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Eat Feature

North

Rarah
Atwater's

Eat Special Issue 2010

Price Point EAT: City Paper's annual dining guide

Central Attman's Delicatessen 1019 E. Lombard St., (410) 563-2666, attmansdeli.com, $$ One of the few...

Harbor Area Bagby Pizza Co. 1006 Fleet St., (410) 605-0444, bagbypizza.com, $$$ Crispy, thin-crust pizza ...

South Abbey Burger Bistro 1041 Marshall St., (443) 453-9698, abbeyburgerbistro.com, $$-$$$ We're gl...

Southeast Alexander's Tavern 710 S. Broadway, (410) 522-0000, alexanderstavern.com, $$$ We first heard a...

East and Northeast Chaps Charcoal Restaurant 5801 Pulaski Highway, (410) 483-2379, chapspitbeef.com, $$ It's rig...

North Atwater's Belvedere Square Market 529 E. Belvedere Ave., (410) 323-2396; 1425 Clarkview Road, Su...

Northwest Dogwood Restaurant 911 W. 36th St., (410)889-0952, dogwoodbaltimore.com, $$$$ Dogwood's reope...

Midtown Ambassador Dining Room 3811 Canterbury Road, (410) 366-1484, ambassadordining.com, $$$-$$$$ S...

Southwest Baltimore Pho 1114-1116 Hollins St., (410) 752-4746, baltimorepho.com, $$$ Baltimore Pho was ...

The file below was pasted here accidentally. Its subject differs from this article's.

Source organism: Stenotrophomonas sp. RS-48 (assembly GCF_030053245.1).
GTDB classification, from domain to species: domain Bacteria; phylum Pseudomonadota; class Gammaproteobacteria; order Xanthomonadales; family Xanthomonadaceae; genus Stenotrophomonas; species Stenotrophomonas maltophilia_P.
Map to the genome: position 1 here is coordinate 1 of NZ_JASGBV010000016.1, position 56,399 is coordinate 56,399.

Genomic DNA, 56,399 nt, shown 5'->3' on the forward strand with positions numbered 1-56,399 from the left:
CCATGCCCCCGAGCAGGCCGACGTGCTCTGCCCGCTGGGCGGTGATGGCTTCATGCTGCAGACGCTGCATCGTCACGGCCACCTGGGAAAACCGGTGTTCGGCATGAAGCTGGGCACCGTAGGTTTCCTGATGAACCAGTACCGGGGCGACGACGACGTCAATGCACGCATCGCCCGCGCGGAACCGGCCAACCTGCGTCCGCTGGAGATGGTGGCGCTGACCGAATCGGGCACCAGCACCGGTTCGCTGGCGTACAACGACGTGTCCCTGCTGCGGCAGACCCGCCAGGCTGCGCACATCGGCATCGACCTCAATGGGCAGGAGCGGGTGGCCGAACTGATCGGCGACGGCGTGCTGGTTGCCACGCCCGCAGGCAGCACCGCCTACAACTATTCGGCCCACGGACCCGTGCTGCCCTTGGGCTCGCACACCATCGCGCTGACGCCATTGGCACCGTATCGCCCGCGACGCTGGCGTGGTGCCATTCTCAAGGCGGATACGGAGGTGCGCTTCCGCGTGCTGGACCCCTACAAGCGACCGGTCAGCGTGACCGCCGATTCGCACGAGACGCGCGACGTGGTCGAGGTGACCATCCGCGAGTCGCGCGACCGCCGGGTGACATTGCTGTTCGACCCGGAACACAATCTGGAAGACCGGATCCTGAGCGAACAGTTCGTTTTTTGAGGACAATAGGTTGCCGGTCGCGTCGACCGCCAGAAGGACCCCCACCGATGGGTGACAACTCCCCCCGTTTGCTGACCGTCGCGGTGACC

Outside the City Andy Nelson's BBQ 11007 York Road, Cockeysville, (410) 527-1226, andynelsonsbbq.com, $$ It's ...

Eat 2010

Eat The Decade In honor of our 2010 EAT dining guide, tucked inside this issue all glossy and stuffed with restaura...

Posted 3/3/2010

Atwater's

Belvedere Square Market 529 E. Belvedere Ave., (410) 323-2396; 1425 Clarkview Road, Suite 300, (410) 821-6021; 798 Kenilworth Dr., Towson, (410) 938-8775; atwaters.biz, $$

If Campbell's didn't have the copyright on "Soup is good food," the motto should belong to Atwater's. Sure, it also sells home-style breads and tasty sandwiches at its multiple locations (and the cream puffs at the Belvedere Square bakery are to die for), but nothing beats the sheer variety and high quality of the soups: stews studded with chunks of meat; bisques laced with cream, a handful of tarragon, or a shake of curry; gazpacho full of confetti-diced peppers, onions, and tomatoes. We also appreciate the vegetarian, vegan, and gluten-free choices that often show up on the menu.

Greg's Bagels

519 E. Belvedere Ave., (410) 323-9463, $$